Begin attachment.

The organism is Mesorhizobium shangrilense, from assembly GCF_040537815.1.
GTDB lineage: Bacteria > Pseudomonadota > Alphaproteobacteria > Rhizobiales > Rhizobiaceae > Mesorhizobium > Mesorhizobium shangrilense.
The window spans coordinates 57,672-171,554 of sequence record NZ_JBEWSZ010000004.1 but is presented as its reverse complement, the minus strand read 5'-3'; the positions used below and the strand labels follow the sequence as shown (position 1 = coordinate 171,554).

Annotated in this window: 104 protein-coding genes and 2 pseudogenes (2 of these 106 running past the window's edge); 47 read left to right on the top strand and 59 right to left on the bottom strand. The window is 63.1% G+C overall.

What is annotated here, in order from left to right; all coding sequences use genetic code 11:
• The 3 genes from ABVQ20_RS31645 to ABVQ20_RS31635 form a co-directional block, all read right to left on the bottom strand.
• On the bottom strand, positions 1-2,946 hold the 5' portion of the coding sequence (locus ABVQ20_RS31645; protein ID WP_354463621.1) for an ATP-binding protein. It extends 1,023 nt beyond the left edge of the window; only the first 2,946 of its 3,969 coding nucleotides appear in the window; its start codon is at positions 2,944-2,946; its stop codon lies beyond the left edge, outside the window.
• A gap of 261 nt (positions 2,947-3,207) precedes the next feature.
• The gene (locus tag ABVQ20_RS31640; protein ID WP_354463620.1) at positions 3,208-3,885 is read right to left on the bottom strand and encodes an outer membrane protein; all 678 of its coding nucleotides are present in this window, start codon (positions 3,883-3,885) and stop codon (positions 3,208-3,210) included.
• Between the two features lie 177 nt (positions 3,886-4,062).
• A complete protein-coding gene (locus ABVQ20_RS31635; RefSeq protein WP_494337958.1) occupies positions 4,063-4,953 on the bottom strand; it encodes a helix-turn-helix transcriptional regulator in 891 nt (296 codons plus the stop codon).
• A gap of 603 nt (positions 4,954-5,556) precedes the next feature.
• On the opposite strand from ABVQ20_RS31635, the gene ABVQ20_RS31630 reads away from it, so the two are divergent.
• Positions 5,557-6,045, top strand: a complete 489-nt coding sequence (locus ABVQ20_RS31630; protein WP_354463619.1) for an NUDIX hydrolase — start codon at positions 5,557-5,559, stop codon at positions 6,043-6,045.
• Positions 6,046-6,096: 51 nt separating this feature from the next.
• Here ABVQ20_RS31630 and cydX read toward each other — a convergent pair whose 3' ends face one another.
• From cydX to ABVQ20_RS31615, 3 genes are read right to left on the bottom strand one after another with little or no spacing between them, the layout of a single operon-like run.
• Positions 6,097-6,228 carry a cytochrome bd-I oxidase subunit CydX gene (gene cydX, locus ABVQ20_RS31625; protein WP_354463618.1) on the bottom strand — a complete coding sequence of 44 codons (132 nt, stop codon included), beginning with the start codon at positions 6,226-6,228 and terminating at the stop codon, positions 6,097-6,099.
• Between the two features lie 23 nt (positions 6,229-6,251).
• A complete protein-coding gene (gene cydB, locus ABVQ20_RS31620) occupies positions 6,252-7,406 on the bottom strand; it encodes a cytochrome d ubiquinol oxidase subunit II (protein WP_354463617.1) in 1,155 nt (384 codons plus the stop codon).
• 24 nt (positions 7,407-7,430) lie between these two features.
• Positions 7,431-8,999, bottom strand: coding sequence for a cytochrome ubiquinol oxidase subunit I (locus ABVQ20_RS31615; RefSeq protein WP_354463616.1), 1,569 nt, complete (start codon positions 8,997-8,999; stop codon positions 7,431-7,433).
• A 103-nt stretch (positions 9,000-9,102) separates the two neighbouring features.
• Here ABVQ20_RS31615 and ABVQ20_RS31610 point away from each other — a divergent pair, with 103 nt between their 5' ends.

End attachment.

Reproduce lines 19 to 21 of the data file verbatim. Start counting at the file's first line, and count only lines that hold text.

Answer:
• Between the two features lie 23 nt (positions 6,229-6,251).
• A complete protein-coding gene (gene cydB, locus ABVQ20_RS31620) occupies positions 6,252-7,406 on the bottom strand; it encodes a cytochrome d ubiquinol oxidase subunit II (protein WP_354463617.1) in 1,155 nt (384 codons plus the stop codon).
• 24 nt (positions 7,407-7,430) lie between these two features.